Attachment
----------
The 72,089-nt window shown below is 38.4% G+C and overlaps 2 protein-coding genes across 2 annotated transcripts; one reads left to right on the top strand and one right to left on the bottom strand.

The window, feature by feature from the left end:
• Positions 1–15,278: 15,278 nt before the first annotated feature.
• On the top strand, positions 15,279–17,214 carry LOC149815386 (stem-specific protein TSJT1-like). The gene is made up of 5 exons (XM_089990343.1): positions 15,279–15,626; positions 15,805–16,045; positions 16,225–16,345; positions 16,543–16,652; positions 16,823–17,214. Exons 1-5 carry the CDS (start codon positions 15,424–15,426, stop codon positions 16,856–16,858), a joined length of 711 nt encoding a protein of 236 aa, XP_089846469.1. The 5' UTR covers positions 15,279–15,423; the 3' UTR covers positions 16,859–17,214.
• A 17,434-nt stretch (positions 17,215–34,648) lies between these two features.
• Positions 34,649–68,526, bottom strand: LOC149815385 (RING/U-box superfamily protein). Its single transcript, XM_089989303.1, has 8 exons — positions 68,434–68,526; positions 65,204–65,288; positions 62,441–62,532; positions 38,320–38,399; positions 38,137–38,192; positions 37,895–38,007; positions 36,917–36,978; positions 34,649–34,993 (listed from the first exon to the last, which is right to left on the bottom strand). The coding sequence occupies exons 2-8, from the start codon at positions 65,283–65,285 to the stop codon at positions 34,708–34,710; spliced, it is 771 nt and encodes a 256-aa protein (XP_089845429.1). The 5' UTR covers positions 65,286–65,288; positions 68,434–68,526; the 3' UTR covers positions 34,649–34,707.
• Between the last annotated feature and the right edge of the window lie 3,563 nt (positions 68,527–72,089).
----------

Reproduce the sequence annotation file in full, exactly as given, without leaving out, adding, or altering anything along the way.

The 72,089-nt window shown below is 38.4% G+C and overlaps 2 protein-coding genes across 2 annotated transcripts; one reads left to right on the top strand and one right to left on the bottom strand.

The window, feature by feature from the left end:
• Positions 1–15,278: 15,278 nt before the first annotated feature.
• On the top strand, positions 15,279–17,214 carry LOC149815386 (stem-specific protein TSJT1-like). The gene is made up of 5 exons (XM_089990343.1): positions 15,279–15,626; positions 15,805–16,045; positions 16,225–16,345; positions 16,543–16,652; positions 16,823–17,214. Exons 1-5 carry the CDS (start codon positions 15,424–15,426, stop codon positions 16,856–16,858), a joined length of 711 nt encoding a protein of 236 aa, XP_089846469.1. The 5' UTR covers positions 15,279–15,423; the 3' UTR covers positions 16,859–17,214.
• A 17,434-nt stretch (positions 17,215–34,648) lies between these two features.
• Positions 34,649–68,526, bottom strand: LOC149815385 (RING/U-box superfamily protein). Its single transcript, XM_089989303.1, has 8 exons — positions 68,434–68,526; positions 65,204–65,288; positions 62,441–62,532; positions 38,320–38,399; positions 38,137–38,192; positions 37,895–38,007; positions 36,917–36,978; positions 34,649–34,993 (listed from the first exon to the last, which is right to left on the bottom strand). The coding sequence occupies exons 2-8, from the start codon at positions 65,283–65,285 to the stop codon at positions 34,708–34,710; spliced, it is 771 nt and encodes a 256-aa protein (XP_089845429.1). The 5' UTR covers positions 65,286–65,288; positions 68,434–68,526; the 3' UTR covers positions 34,649–34,707.
• Between the last annotated feature and the right edge of the window lie 3,563 nt (positions 68,527–72,089).